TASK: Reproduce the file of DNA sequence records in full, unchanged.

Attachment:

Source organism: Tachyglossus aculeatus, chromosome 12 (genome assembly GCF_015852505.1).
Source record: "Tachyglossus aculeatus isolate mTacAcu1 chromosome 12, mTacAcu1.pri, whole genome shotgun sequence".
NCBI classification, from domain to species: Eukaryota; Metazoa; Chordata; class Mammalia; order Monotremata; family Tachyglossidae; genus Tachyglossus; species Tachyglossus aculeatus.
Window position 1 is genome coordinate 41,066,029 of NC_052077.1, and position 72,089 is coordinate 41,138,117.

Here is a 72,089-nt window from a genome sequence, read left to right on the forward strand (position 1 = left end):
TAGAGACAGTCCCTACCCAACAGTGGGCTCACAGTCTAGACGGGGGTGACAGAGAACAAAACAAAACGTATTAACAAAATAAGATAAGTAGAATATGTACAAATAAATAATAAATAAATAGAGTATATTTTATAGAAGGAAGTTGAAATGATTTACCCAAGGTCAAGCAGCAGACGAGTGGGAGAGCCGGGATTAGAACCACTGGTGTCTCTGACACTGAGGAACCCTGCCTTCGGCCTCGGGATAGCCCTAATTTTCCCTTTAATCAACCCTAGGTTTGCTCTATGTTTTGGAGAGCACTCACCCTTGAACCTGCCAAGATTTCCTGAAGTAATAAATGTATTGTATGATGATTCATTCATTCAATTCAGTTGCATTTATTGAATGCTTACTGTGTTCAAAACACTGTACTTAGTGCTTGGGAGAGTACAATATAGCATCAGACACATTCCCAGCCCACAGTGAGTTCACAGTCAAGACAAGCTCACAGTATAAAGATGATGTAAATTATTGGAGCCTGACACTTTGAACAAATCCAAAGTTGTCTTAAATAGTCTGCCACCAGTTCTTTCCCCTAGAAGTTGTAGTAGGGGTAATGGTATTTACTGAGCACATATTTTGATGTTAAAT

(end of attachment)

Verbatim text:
Source organism: Tachyglossus aculeatus, chromosome 12 (genome assembly GCF_015852505.1).
Source record: "Tachyglossus aculeatus isolate mTacAcu1 chromosome 12, mTacAcu1.pri, whole genome shotgun sequence".
NCBI classification, from domain to species: Eukaryota; Metazoa; Chordata; class Mammalia; order Monotremata; family Tachyglossidae; genus Tachyglossus; species Tachyglossus aculeatus.
Window position 1 is genome coordinate 41,066,029 of NC_052077.1, and position 72,089 is coordinate 41,138,117.

Here is a 72,089-nt window from a genome sequence, read left to right on the forward strand (position 1 = left end):
TAGAGACAGTCCCTACCCAACAGTGGGCTCACAGTCTAGACGGGGGTGACAGAGAACAAAACAAAACGTATTAACAAAATAAGATAAGTAGAATATGTACAAATAAATAATAAATAAATAGAGTATATTTTATAGAAGGAAGTTGAAATGATTTACCCAAGGTCAAGCAGCAGACGAGTGGGAGAGCCGGGATTAGAACCACTGGTGTCTCTGACACTGAGGAACCCTGCCTTCGGCCTCGGGATAGCCCTAATTTTCCCTTTAATCAACCCTAGGTTTGCTCTATGTTTTGGAGAGCACTCACCCTTGAACCTGCCAAGATTTCCTGAAGTAATAAATGTATTGTATGATGATTCATTCATTCAATTCAGTTGCATTTATTGAATGCTTACTGTGTTCAAAACACTGTACTTAGTGCTTGGGAGAGTACAATATAGCATCAGACACATTCCCAGCCCACAGTGAGTTCACAGTCAAGACAAGCTCACAGTATAAAGATGATGTAAATTATTGGAGCCTGACACTTTGAACAAATCCAAAGTTGTCTTAAATAGTCTGCCACCAGTTCTTTCCCCTAGAAGTTGTAGTAGGGGTAATGGTATTTACTGAGCACATATTTTGATGTTAAAT